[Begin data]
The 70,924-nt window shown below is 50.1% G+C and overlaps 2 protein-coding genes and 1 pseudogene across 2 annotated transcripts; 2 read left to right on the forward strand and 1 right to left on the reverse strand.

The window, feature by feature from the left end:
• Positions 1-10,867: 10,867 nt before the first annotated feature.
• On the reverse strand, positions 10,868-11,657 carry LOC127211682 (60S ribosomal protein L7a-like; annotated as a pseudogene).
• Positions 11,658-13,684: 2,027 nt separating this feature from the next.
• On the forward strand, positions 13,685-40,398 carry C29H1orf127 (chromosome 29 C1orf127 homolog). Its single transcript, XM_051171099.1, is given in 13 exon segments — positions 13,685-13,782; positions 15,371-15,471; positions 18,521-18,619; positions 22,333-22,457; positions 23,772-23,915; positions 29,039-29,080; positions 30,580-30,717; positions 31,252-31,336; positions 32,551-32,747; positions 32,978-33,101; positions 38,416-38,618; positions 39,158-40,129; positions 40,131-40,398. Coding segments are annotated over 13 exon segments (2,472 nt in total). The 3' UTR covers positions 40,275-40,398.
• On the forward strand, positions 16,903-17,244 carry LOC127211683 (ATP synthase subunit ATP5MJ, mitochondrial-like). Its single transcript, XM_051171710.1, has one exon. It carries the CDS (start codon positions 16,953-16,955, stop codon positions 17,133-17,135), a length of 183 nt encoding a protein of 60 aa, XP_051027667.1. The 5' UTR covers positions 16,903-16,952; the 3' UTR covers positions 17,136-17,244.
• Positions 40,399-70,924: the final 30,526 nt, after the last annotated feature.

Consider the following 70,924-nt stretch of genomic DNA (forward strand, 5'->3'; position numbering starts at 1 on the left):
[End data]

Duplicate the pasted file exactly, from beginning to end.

The 70,924-nt window shown below is 50.1% G+C and overlaps 2 protein-coding genes and 1 pseudogene across 2 annotated transcripts; 2 read left to right on the forward strand and 1 right to left on the reverse strand.

The window, feature by feature from the left end:
• Positions 1-10,867: 10,867 nt before the first annotated feature.
• On the reverse strand, positions 10,868-11,657 carry LOC127211682 (60S ribosomal protein L7a-like; annotated as a pseudogene).
• Positions 11,658-13,684: 2,027 nt separating this feature from the next.
• On the forward strand, positions 13,685-40,398 carry C29H1orf127 (chromosome 29 C1orf127 homolog). Its single transcript, XM_051171099.1, is given in 13 exon segments — positions 13,685-13,782; positions 15,371-15,471; positions 18,521-18,619; positions 22,333-22,457; positions 23,772-23,915; positions 29,039-29,080; positions 30,580-30,717; positions 31,252-31,336; positions 32,551-32,747; positions 32,978-33,101; positions 38,416-38,618; positions 39,158-40,129; positions 40,131-40,398. Coding segments are annotated over 13 exon segments (2,472 nt in total). The 3' UTR covers positions 40,275-40,398.
• On the forward strand, positions 16,903-17,244 carry LOC127211683 (ATP synthase subunit ATP5MJ, mitochondrial-like). Its single transcript, XM_051171710.1, has one exon. It carries the CDS (start codon positions 16,953-16,955, stop codon positions 17,133-17,135), a length of 183 nt encoding a protein of 60 aa, XP_051027667.1. The 5' UTR covers positions 16,903-16,952; the 3' UTR covers positions 17,136-17,244.
• Positions 40,399-70,924: the final 30,526 nt, after the last annotated feature.

Consider the following 70,924-nt stretch of genomic DNA (forward strand, 5'->3'; position numbering starts at 1 on the left):